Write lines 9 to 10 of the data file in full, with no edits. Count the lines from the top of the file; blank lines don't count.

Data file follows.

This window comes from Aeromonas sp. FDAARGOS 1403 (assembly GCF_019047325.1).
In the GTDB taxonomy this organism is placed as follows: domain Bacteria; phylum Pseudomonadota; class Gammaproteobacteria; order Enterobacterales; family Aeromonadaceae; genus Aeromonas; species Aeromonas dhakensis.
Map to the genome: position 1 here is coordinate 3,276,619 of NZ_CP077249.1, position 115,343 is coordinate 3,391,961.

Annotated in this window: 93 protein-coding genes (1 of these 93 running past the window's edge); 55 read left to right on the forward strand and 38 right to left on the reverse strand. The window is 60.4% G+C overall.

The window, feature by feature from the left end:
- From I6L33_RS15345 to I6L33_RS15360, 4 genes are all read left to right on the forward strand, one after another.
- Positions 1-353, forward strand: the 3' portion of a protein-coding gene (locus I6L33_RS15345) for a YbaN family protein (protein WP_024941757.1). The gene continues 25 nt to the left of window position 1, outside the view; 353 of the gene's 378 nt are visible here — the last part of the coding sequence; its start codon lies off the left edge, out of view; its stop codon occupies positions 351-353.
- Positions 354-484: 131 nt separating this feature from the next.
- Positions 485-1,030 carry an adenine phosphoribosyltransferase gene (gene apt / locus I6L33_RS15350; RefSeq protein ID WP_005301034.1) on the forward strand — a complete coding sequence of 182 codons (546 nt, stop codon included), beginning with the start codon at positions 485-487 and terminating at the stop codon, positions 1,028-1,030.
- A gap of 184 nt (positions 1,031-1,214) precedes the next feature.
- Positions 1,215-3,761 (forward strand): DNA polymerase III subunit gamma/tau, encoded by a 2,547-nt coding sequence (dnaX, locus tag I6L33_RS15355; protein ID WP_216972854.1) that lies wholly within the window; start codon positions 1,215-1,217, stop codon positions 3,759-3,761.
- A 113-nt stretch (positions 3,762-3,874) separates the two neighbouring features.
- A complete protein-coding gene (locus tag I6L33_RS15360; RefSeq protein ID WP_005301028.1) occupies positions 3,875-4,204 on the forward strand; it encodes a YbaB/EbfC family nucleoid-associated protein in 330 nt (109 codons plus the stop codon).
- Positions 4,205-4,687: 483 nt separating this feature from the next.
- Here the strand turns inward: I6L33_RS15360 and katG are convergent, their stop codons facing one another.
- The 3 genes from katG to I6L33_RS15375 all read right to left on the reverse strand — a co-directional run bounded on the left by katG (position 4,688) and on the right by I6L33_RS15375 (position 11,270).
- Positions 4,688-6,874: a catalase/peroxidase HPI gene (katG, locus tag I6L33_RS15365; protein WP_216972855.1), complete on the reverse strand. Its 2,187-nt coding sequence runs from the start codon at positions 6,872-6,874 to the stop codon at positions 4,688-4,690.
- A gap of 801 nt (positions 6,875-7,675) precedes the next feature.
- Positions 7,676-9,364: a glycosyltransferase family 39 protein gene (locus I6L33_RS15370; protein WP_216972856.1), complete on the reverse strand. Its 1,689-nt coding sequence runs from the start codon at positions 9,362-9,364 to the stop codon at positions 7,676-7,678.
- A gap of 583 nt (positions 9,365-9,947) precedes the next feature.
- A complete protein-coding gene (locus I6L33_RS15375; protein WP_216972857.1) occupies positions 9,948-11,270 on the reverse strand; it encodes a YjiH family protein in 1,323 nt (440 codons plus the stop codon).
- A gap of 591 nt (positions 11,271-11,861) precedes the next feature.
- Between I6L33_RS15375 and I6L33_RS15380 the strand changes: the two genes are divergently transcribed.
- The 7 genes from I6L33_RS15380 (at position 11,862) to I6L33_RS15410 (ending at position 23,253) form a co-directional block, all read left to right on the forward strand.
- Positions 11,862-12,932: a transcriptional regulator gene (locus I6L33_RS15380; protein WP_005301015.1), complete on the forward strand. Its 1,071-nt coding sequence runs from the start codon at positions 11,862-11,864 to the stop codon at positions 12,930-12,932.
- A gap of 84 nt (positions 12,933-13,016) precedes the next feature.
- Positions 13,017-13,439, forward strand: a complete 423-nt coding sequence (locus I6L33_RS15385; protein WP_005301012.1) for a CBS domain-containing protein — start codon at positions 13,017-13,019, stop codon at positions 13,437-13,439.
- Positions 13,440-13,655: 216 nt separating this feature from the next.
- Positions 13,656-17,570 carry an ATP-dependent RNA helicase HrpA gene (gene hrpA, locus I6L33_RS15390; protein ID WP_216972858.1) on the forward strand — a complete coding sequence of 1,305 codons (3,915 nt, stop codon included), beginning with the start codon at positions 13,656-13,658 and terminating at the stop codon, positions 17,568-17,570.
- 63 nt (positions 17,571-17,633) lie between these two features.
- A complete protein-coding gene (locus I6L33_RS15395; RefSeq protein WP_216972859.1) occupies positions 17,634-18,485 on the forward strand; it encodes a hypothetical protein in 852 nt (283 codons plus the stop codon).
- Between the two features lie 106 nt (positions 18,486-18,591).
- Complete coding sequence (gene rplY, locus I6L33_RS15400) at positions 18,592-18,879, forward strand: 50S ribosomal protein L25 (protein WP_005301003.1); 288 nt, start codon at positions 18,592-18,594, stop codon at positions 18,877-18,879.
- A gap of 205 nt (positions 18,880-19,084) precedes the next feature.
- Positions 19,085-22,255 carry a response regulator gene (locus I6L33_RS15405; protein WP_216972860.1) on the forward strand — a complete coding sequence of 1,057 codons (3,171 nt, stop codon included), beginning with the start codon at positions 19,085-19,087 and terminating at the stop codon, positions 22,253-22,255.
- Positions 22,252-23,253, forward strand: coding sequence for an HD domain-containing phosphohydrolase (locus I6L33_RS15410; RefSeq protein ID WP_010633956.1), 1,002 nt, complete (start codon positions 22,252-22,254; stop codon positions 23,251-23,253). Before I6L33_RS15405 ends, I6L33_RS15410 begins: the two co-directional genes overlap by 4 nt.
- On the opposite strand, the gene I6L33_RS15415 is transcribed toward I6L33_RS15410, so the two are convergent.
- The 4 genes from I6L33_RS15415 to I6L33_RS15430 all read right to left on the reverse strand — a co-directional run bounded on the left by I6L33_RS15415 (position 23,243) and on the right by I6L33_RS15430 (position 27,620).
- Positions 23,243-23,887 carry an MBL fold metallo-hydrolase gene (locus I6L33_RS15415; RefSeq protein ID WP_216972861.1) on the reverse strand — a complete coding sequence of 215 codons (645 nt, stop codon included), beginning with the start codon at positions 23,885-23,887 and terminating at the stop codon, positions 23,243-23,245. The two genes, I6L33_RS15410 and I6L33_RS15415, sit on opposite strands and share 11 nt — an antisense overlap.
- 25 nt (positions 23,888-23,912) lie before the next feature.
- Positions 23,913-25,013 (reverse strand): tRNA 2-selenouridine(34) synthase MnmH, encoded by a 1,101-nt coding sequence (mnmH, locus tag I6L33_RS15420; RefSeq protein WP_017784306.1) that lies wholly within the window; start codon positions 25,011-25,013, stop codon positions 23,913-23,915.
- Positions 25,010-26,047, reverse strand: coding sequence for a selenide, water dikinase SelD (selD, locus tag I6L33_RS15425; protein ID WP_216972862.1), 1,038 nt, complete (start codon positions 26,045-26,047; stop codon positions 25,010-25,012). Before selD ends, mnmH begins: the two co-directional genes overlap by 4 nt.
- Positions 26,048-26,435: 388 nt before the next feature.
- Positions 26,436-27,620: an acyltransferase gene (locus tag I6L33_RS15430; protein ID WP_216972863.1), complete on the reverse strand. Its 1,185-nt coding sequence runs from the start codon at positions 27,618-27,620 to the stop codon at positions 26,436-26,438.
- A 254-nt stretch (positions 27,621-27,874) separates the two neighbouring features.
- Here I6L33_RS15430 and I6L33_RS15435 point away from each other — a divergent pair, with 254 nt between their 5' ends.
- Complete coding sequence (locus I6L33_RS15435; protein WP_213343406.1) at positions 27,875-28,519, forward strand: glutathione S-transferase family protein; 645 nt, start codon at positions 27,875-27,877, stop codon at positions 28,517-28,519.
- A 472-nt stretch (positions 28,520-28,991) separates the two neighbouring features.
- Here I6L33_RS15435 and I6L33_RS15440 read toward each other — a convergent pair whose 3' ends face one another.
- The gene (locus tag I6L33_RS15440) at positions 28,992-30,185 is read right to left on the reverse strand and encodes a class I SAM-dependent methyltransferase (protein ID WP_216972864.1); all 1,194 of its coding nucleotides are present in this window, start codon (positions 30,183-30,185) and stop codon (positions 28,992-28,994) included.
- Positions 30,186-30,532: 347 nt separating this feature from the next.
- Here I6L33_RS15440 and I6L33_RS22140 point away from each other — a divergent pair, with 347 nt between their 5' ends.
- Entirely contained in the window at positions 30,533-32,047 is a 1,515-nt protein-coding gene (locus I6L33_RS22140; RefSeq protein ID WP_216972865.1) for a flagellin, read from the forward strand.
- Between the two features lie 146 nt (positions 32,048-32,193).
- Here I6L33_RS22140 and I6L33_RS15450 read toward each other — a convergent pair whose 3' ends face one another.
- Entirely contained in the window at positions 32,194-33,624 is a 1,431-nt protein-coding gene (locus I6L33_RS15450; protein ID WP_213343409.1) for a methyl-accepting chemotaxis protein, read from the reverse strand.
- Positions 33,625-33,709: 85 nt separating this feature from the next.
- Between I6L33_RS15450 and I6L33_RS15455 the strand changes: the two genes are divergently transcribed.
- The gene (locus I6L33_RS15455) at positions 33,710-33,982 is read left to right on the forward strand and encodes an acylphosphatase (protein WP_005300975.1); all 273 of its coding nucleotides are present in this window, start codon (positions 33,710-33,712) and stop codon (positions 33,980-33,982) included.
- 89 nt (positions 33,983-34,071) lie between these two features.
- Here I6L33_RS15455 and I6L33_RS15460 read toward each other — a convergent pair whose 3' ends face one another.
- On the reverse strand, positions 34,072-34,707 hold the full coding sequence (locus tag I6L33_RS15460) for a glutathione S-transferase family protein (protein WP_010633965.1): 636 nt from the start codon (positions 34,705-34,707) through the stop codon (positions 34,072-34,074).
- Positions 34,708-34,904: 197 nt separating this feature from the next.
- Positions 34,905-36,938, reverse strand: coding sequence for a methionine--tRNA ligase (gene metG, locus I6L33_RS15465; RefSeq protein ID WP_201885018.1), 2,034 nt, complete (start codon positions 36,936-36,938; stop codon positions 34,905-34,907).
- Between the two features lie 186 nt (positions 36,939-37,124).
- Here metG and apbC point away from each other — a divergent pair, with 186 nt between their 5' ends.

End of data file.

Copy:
- Positions 485-1,030 carry an adenine phosphoribosyltransferase gene (gene apt / locus I6L33_RS15350; RefSeq protein ID WP_005301034.1) on the forward strand — a complete coding sequence of 182 codons (546 nt, stop codon included), beginning with the start codon at positions 485-487 and terminating at the stop codon, positions 1,028-1,030.
- A gap of 184 nt (positions 1,031-1,214) precedes the next feature.